Notes:
The only puzzling thing here is that X. campanella is supposed to grow on conifers almost exclusively, and the only large trees around here are cottonwood. So either the log came from somewhere else, or X. campanella can grow on cottonwood, or this is not X. campanella. But it looks like one, microscopically too, from what I’ve looked on. Spores 7-8 × 4 microns, chelocystidia OK, clamps. No taste, odor yes, but hard to describe other than “mushroomy”.

Images

Gray card below, for color accuracy.

Proposed Names

46% (2)
Recognized by sight: out of its “normal” range but habitat is right.
28% (1)
Used references: Aldrovandi et al, 2015: “The Xeromphalina campanella/kauffmanii complex: species delineation and biogeographical patterns of speciation” – https://www.ncbi.nlm.nih.gov/pubmed/26297781
56% (1)
Recognized by sight

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= Observer’s choice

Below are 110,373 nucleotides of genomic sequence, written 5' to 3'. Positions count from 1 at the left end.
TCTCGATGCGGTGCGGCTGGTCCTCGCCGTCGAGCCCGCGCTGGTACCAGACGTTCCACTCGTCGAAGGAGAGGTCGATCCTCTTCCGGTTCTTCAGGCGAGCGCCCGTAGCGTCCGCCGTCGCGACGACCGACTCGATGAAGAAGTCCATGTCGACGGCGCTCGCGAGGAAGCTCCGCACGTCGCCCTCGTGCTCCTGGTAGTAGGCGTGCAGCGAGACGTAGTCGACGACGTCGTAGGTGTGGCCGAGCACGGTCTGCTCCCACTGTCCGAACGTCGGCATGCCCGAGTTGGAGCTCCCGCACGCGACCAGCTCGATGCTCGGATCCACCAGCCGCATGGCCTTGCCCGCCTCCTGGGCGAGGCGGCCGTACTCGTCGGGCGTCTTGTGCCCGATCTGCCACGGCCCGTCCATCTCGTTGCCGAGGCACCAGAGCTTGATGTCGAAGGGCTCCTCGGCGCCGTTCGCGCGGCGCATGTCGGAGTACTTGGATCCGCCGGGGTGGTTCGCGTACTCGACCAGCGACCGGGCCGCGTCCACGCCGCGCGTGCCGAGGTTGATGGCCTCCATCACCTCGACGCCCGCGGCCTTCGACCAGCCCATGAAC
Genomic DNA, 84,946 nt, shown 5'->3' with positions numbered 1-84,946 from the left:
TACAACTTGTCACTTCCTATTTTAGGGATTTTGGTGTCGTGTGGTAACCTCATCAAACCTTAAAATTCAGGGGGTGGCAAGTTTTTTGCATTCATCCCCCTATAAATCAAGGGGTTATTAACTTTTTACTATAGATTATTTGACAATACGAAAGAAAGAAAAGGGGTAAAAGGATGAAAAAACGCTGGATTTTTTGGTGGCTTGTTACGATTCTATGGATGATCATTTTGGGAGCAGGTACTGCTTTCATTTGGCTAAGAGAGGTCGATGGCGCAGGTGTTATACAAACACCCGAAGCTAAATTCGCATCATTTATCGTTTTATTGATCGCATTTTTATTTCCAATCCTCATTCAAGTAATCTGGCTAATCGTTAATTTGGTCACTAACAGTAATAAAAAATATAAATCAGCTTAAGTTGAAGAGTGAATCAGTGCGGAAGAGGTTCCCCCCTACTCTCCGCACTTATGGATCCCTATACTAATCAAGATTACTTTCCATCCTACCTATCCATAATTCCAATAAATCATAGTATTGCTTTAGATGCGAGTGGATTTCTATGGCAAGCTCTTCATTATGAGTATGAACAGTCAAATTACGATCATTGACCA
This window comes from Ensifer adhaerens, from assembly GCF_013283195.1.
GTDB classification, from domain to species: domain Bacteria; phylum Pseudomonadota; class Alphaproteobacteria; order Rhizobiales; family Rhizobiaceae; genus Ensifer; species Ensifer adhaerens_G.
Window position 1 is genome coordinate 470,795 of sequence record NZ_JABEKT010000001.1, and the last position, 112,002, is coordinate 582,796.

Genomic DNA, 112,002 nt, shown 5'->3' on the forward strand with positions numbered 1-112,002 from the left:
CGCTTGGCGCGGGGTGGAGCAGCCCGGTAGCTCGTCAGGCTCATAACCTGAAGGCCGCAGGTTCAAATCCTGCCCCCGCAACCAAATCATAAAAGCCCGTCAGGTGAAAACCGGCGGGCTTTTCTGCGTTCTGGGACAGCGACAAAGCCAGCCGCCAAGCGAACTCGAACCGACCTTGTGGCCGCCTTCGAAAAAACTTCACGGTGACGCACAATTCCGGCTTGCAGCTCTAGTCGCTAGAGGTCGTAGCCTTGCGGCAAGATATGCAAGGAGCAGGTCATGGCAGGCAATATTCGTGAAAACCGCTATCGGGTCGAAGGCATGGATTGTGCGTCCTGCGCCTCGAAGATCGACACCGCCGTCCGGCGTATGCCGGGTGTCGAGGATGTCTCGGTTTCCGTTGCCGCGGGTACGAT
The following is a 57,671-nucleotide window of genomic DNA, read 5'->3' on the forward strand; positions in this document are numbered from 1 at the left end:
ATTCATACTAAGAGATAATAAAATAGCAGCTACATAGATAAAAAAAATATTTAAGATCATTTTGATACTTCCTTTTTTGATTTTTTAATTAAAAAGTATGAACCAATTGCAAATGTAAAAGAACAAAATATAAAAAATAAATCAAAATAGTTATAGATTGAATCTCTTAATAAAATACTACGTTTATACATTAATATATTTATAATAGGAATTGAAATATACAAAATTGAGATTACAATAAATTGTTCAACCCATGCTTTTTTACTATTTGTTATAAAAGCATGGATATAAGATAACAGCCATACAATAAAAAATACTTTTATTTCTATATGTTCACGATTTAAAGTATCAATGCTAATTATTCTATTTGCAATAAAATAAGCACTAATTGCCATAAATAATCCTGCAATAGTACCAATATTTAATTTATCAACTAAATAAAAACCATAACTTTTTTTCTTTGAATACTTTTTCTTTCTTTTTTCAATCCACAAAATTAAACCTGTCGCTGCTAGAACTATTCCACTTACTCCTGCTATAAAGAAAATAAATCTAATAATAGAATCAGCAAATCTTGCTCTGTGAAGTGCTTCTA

= Current consensus

Comments

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X. campanella indistinguishable from X. enigmatica without mating studies or DNA
By: Jacob Kalichman (Pulk)
2017-12-14 12:17:26 PST (-0800)

Xeromphalina campanella can be distinguished from X. enigmatica only by mating studies or DNA sequencing. They’re effectively identical in macroscopic features, microscopic features, chemical features, geographic location, and substrate preference.

Foreign log
By: Ruzica and Sava Krstic (ruzasava)
2012-04-02 20:56:41 PDT (-0700)

The log is 100-200 m from the beach, but the area is flat with parts free of large trees, so it seems possible that a flood brought it.

flood debris
By: BlueCanoe
2012-04-02 09:18:17 PDT (-0700)

Could this log have been brought to Sauvie Island during a large flood? That could explain a conifer log amongst cottonwood trees.

Irene
By: Ruzica and Sava Krstic (ruzasava)
2012-04-02 08:43:14 PDT (-0700)

The spores in the micrograph may look green or whatever, there’s no way I can faithfully reproduce colors there. But the spore print (last photo) with two drops of Melzer’s on it looks brown to me.

Looks green to me
By: Irene Andersson (irenea)
2012-04-02 02:27:13 PDT (-0700)

so I’d call it amyloid.

Is this amyloid?
By: Ruzica and Sava Krstic (ruzasava)
2012-04-02 00:44:23 PDT (-0700)

The spores are supposed to be amyloid in every Xeromphalina. What I got, however, looks more like dextrinoid. (Added photo of the spore print.)